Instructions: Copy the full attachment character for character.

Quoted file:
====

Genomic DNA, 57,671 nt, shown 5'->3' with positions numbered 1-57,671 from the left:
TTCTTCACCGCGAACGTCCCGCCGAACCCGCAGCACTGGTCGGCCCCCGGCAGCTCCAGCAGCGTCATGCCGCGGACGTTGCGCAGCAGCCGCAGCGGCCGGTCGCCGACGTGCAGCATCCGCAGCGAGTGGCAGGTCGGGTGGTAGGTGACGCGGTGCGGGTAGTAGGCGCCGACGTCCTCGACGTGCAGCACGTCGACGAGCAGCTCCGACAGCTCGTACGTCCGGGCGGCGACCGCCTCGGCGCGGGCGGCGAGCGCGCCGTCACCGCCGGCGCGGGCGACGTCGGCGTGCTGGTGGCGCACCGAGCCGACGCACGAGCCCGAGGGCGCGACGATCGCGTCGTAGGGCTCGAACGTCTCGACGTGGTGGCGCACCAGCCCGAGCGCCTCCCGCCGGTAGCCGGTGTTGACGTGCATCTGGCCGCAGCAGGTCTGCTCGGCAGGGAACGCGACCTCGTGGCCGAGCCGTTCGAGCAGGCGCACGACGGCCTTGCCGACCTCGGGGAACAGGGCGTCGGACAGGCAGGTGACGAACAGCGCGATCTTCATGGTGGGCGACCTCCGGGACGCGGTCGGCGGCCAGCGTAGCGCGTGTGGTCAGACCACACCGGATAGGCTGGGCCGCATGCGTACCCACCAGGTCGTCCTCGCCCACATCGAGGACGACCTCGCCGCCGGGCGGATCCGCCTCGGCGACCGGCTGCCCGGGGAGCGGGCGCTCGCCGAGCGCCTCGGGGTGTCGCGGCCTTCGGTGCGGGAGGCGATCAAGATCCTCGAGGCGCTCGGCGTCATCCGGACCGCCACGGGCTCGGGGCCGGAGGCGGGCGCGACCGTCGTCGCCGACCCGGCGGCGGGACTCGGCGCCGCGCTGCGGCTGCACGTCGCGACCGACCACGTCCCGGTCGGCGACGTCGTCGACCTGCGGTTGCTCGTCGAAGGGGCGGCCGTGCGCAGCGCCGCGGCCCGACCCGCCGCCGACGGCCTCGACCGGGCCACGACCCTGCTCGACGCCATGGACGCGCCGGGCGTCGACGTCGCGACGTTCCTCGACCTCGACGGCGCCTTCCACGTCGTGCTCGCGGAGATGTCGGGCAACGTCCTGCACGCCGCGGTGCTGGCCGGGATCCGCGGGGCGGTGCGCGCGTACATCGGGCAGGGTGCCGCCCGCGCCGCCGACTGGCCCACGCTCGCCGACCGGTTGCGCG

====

Genomic DNA, 57,671 nt, shown 5'->3' with positions numbered 1-57,671 from the left:
TTCTTCACCGCGAACGTCCCGCCGAACCCGCAGCACTGGTCGGCCCCCGGCAGCTCCAGCAGCGTCATGCCGCGGACGTTGCGCAGCAGCCGCAGCGGCCGGTCGCCGACGTGCAGCATCCGCAGCGAGTGGCAGGTCGGGTGGTAGGTGACGCGGTGCGGGTAGTAGGCGCCGACGTCCTCGACGTGCAGCACGTCGACGAGCAGCTCCGACAGCTCGTACGTCCGGGCGGCGACCGCCTCGGCGCGGGCGGCGAGCGCGCCGTCACCGCCGGCGCGGGCGACGTCGGCGTGCTGGTGGCGCACCGAGCCGACGCACGAGCCCGAGGGCGCGACGATCGCGTCGTAGGGCTCGAACGTCTCGACGTGGTGGCGCACCAGCCCGAGCGCCTCCCGCCGGTAGCCGGTGTTGACGTGCATCTGGCCGCAGCAGGTCTGCTCGGCAGGGAACGCGACCTCGTGGCCGAGCCGTTCGAGCAGGCGCACGACGGCCTTGCCGACCTCGGGGAACAGGGCGTCGGACAGGCAGGTGACGAACAGCGCGATCTTCATGGTGGGCGACCTCCGGGACGCGGTCGGCGGCCAGCGTAGCGCGTGTGGTCAGACCACACCGGATAGGCTGGGCCGCATGCGTACCCACCAGGTCGTCCTCGCCCACATCGAGGACGACCTCGCCGCCGGGCGGATCCGCCTCGGCGACCGGCTGCCCGGGGAGCGGGCGCTCGCCGAGCGCCTCGGGGTGTCGCGGCCTTCGGTGCGGGAGGCGATCAAGATCCTCGAGGCGCTCGGCGTCATCCGGACCGCCACGGGCTCGGGGCCGGAGGCGGGCGCGACCGTCGTCGCCGACCCGGCGGCGGGACTCGGCGCCGCGCTGCGGCTGCACGTCGCGACCGACCACGTCCCGGTCGGCGACGTCGTCGACCTGCGGTTGCTCGTCGAAGGGGCGGCCGTGCGCAGCGCCGCGGCCCGACCCGCCGCCGACGGCCTCGACCGGGCCACGACCCTGCTCGACGCCATGGACGCGCCGGGCGTCGACGTCGCGACGTTCCTCGACCTCGACGGCGCCTTCCACGTCGTGCTCGCGGAGATGTCGGGCAACGTCCTGCACGCCGCGGTGCTGGCCGGGATCCGCGGGGCGGTGCGCGCGTACATCGGGCAGGGTGCCGCCCGCGCCGCCGACTGGCCCACGCTCGCCGACCGGTTGCGCG